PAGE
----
Title – An Audio Experience of The Royal Mile, Edinburgh

Duration – 13:13

Audio:  https://soundcloud.com/claire-lynch-2/an-audio-experience-of-the-royal-mile 

Notes for on-air delivery:

CUE: In the heart of Scotland beats Edinburgh. In the heart of Edinburgh beats the Royal Mile. This famous walk from Holyrood Palace right up to the gates of Edinburgh Castle is bubbling away with all kinds of Scottish culture. From whiskey to wynds, owls and outlets, let’s join Claire Lynch as she guides through Scotland’s historic heartland.

In: “Hello and welcome to…”

Out: “at the heart of Scottish history. Enjoy.”

Treatment: This piece shall be an audio walk of Edinburgh’s Royal Mile, but with additional sounds and interviews to add to the experience. It shall aim to educate the listener but also help to create atmosphere whilst they explore the Mile. It aims to focus on varying types of tourism, from the historic walks and tours, to a casual frequenting of the shops. Complete with live soundscapes recorded at the Mile, this piece aims to give you a strong sense of Edinburgh, even if you might not physically be there.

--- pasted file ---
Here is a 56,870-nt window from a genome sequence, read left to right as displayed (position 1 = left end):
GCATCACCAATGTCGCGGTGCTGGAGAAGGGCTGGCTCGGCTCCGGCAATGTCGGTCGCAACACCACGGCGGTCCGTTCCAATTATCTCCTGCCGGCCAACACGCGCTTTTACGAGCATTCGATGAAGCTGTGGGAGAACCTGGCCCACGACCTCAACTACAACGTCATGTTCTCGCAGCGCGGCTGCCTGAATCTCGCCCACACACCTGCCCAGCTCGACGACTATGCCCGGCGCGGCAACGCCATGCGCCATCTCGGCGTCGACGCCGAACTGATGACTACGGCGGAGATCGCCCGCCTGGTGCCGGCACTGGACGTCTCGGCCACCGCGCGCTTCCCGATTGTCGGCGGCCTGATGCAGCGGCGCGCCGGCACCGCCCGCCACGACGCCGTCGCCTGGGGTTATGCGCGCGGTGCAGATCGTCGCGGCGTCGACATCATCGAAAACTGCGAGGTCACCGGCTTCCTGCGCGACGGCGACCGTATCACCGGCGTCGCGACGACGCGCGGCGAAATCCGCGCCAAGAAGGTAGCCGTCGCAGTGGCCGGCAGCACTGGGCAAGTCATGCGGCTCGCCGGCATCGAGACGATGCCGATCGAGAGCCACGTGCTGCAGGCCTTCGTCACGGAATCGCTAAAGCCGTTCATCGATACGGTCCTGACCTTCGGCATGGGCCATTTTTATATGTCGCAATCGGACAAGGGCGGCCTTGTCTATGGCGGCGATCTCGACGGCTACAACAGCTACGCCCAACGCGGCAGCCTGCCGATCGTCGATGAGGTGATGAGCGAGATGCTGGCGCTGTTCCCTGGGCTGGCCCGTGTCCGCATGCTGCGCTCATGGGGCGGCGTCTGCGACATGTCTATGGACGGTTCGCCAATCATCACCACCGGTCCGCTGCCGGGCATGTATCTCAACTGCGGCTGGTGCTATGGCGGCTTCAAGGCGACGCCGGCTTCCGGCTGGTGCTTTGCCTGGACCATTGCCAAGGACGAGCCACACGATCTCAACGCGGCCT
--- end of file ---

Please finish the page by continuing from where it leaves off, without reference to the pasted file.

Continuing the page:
Music Credits:

‘Harry In Winter’ (from the movie ‘Harry Potter & the Goblet of Fire’) – Composed by Patrick Doyle. Performed by the London Symphony Orchestra. Label: Warner Sunset Records.

‘A Gift of a Thistle’ (from the movie ‘Braveheart’) – Composed by James Horner. Performed by Julian Lloyd Webber/ London Symphony Orchestra. Label: Decca Records.

Whiskey In A Jar – Performed by Thin Lizzy. Label: Decca Records.

Lounge/Cafe Music – taken from Cafe Music BGM Station (via free trial)